Good luck and best wishes
    Last edit by DesertRain on Dec 29, '06
  5. by   Keepstanding
    It's a job that someone has to do. Why not us ? It's our job, but it doesn't consume our entire day. Consider this....if it is your dear old Grandad that sitting in his own mess, calling out for some assistance...what would you do ?

    You would clean him up without any thought of it...right ? (i sure hope so)
    so look at it this way. No one wants to inflict this on anyone on purpose, but as nurses you will need to deal with this at some time. If you are not up to the job....then I suggest you find something else to do. Actually, if you have to ask the question...then I feel you are not cracked up for this job.
  6. by   MsLady06
    Quote from Chicagoan
    What percantage of your time is devoted to wiping butt? I am thinking about going into nursing and would appreciate some input on this issue. Thank you.
    As far as I know sweety...everyone has to do it except the DR's. RN's, LPN's and CNA in certain settings have to do patient care. I hope your planning on being apart of administration or something.
  7. by   Marie_LPN, RN
    Some of our surgeons will even help clean up a pt. without even being asked.
  8. by   Epona
    Wow. Some of the replys here were very insightful and others I got a chuckle from!! :roll

    Very good replys here... oh and what is Stat?? Someone mentioned working in Stat... what is that??

    Thanks all!!

    P.S. And to the OP for what it's worth.. I had some of the same questions a while ago when first considering the field and you just accept it as part of the job. I believe it's a small part of the overall dynamics of being a nurse. When I think of myself as an RN, I get tears in my eyes. This will be a second carrer for me and I have prayed much on it. I start RN school in 2 weeks!!! Yahoo!!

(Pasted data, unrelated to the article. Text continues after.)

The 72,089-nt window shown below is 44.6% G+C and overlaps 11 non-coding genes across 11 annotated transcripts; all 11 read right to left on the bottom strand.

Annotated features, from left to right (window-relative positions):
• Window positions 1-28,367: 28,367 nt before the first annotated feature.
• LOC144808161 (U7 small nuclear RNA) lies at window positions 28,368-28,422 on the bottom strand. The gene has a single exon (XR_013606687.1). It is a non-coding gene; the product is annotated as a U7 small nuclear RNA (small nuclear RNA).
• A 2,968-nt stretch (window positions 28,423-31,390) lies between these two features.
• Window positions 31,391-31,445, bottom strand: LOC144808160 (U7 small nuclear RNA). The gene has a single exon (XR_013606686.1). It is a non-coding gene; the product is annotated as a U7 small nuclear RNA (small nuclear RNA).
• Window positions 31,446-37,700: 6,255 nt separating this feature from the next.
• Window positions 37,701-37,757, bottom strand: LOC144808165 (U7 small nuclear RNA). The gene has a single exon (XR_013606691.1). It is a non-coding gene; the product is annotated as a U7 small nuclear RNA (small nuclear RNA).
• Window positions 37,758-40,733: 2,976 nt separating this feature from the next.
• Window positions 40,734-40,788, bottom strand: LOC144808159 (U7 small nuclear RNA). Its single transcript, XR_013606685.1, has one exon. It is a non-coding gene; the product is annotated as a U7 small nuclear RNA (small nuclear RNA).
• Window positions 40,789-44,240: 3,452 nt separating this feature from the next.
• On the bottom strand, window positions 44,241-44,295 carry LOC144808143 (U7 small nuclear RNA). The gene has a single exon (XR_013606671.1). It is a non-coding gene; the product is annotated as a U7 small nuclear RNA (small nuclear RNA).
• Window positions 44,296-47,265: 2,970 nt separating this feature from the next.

Yes, you may have to wipe some butts or empty some urine, but you are HELPING someone and making a difference in someone's life.. THAT is the reward. It's just a small part of the pie and probably not all that bad once you jump in! I am sure you have cleaned up dog vomit or poop. You just do it and jump into whatever needs to be done next!

    Good luck in your decisions!! E
  9. by   MsLady06
    Quote from RN4NICU
    Reading the OP's other posts, I don't think it's a troll per se, but rather one of the "I want to be a CRNA, but unfortunately I have to work as a nurse first and I'm all worried about having to wipe a butt because I really just want to go straight to the big bucks" types.

    IOW, clueless about both RNs and CRNAs.
    Ohhhh I so agree with you. I was thinking the samething. This is the same person who treats anyone with a lower title like sh**
  10. by   Bonny619
    And for the record, I would rather wipe a butt ANYDAY compared to suctioning.
  11. by   muffie
    could we retitle this "providing incontinent care to restore comfort and dignity to the pt" ?
  12. by   Marie_LPN, RN
    Or "providing personal care to restore comfort and dignity to the pt."
  13. by   chadash